Having said that, even after warning my guests about the excessively hot water, I'm mindful of the danger of scalding as outline in the references Tom directed us to above, so I' ve bought a tempering valve which I will get around to installing one of these days, and will then have the exact configuration recommended by Watts:

    Scalding-Watts pg 19.jpg
    Last edited: Jan 11, 2013
  5. ditttohead

    ditttohead Water systems designer, R&D

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    Thanks Mikey, great information! so few people understand this important part of plumbing. I have attached the Rheem hot water temperature/scald chart. Excessive temperatures are very dangerous and not allowed by most plumbing codes, but without it, the water heater can become a pathogenic nightmare. The installation of a tempering valve is critical to protect guests, elderly, children etc from potential severe injury or death. hot.jpg
  6. Tom Sawyer

    Tom Sawyer In the Trades

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    To do it right the water heater should be set at 160 with a tempering valve also set at 160. Then every fixture served should have an asse 1070 device installed at the point of use because legionella can hid in the piping itself. Recirculating is also key for runs longer than 100' but there are those that think that people have the god given right to expose their family and friends to scald burns and codes are just there for someone to make money off of.

    Plumbers protect the health and SAFETY of the public. Hacks living in motor homes on wheels don't give a crap and have no problem giving unsuspecting folks bad advice.
  7. Mikey

    Mikey Aspiring Old Fart, EE, computer & networking geek

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    What's the point of the valve at the water heater? If I were plumbing a new house, I'd recirculate at 160° and put the ASSE devices downstream at each fixture.

    BTW, the lawyer-document you referenced recommends a "comfortable" shower temperature of 100°. I checked mine today and found it was at 112°. I used to keep my hot tub at 108°. Different strokes, I guess.
  8. Tom Sawyer

    Tom Sawyer In the Trades

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    Location:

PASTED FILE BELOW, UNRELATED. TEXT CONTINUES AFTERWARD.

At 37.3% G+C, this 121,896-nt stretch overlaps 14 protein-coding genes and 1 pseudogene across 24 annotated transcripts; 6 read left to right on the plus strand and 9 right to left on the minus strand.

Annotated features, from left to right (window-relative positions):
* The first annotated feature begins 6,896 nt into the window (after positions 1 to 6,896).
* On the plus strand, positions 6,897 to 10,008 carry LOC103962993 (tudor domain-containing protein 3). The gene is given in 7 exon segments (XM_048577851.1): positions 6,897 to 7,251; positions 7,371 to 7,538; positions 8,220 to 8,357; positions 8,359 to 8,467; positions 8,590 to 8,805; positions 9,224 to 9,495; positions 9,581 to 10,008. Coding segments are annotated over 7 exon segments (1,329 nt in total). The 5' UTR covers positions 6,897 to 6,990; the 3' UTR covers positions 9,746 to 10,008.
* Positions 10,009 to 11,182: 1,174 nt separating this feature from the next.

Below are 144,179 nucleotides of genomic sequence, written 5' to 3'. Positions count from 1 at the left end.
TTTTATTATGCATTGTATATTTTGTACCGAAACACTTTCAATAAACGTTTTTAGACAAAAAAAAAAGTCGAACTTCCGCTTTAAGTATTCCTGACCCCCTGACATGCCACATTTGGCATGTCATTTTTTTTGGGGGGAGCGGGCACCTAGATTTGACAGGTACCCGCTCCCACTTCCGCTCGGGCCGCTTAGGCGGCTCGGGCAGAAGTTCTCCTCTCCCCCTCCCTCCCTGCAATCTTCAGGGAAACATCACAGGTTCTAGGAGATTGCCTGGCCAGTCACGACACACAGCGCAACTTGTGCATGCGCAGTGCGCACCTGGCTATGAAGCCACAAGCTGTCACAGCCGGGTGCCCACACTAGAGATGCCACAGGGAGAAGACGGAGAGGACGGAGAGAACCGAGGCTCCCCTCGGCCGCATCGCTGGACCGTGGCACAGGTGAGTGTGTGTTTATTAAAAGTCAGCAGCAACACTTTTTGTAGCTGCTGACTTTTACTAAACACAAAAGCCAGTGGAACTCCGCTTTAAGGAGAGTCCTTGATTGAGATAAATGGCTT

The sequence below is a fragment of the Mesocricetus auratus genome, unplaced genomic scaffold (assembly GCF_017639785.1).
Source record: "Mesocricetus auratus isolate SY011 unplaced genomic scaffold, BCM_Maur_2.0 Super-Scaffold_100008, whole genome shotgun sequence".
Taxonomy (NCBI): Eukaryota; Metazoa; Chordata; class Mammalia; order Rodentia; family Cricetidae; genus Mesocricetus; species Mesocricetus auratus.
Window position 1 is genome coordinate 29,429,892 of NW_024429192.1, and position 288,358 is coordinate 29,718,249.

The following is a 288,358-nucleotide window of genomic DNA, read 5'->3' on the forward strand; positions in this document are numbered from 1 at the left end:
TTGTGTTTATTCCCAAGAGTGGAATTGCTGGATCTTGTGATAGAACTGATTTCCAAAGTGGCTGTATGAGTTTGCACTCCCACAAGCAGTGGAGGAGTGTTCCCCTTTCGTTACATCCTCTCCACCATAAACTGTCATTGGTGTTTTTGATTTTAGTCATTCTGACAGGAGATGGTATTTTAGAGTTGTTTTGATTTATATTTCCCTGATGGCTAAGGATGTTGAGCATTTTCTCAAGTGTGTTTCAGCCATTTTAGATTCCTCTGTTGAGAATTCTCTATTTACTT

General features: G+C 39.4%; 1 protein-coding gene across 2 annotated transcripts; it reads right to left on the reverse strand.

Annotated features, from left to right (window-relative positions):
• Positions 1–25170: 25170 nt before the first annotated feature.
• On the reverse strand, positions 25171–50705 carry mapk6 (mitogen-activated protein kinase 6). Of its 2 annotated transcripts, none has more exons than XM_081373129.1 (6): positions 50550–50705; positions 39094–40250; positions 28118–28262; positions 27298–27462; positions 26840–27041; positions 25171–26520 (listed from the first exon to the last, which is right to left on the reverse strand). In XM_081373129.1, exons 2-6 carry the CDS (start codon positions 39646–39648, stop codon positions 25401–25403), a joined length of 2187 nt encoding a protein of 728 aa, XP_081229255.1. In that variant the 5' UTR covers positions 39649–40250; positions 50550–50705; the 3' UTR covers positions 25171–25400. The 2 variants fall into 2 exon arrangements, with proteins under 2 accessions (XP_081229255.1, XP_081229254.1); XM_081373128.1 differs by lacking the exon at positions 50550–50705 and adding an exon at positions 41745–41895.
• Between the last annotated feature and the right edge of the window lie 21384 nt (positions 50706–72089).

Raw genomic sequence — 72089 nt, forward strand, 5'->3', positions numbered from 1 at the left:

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    Added safety. Water heats are notorious for temperature swings and you need consistent temperature for the point of use valves.
  9. Mikey

    Mikey Aspiring Old Fart, EE, computer & networking geek

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    Didn't know that; thanks. Pretty sorry design. But then, as you say, plumbing ain't rocket science...
  10. bookemdanno

    bookemdanno New Member

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    Location:
    Ohio
    A sufficient amount of H2O2 added to the OUTLET of a water heater and allowed to sit there overnight is much safer than turning up the heat. If you first flush off the bottom for several minutes, you will remove some of sediment that the bacteria can thrive in. This will solve the rotten egg odor 95% of the time and you won't void the water heater warranty by removing the anode rod (which rarely works). Hydrogen peroxide kills faster than bleach and when it breaks down, the second oxygen molecule comes off becoming water.
  11. Mikey

    Mikey Aspiring Old Fart, EE, computer & networking geek

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    Why the outlet? Wouldn't the H2O2 (or bleach) only treat the upper stratum of the water? Injecting it via the inlet, it starts out at the bottom, close to all the accumulated crud where the bacteria live, and rises with water flow and convective currents.
  12. Gary Slusser

    Gary Slusser That's all folks!

    Disinfecting the outlet only is a really bad idea and draining the heater and flushing it leave more than enough sediment in the tank to prevent any benefit from doing it because the drain valve is on the side of the tank a couple inches above the bottom of the tank but, IRB lives on the inside of the heater and especially on the anode rod.

    If needed I can tell you how to prevent burns if you want to use heat to kill the bacteria.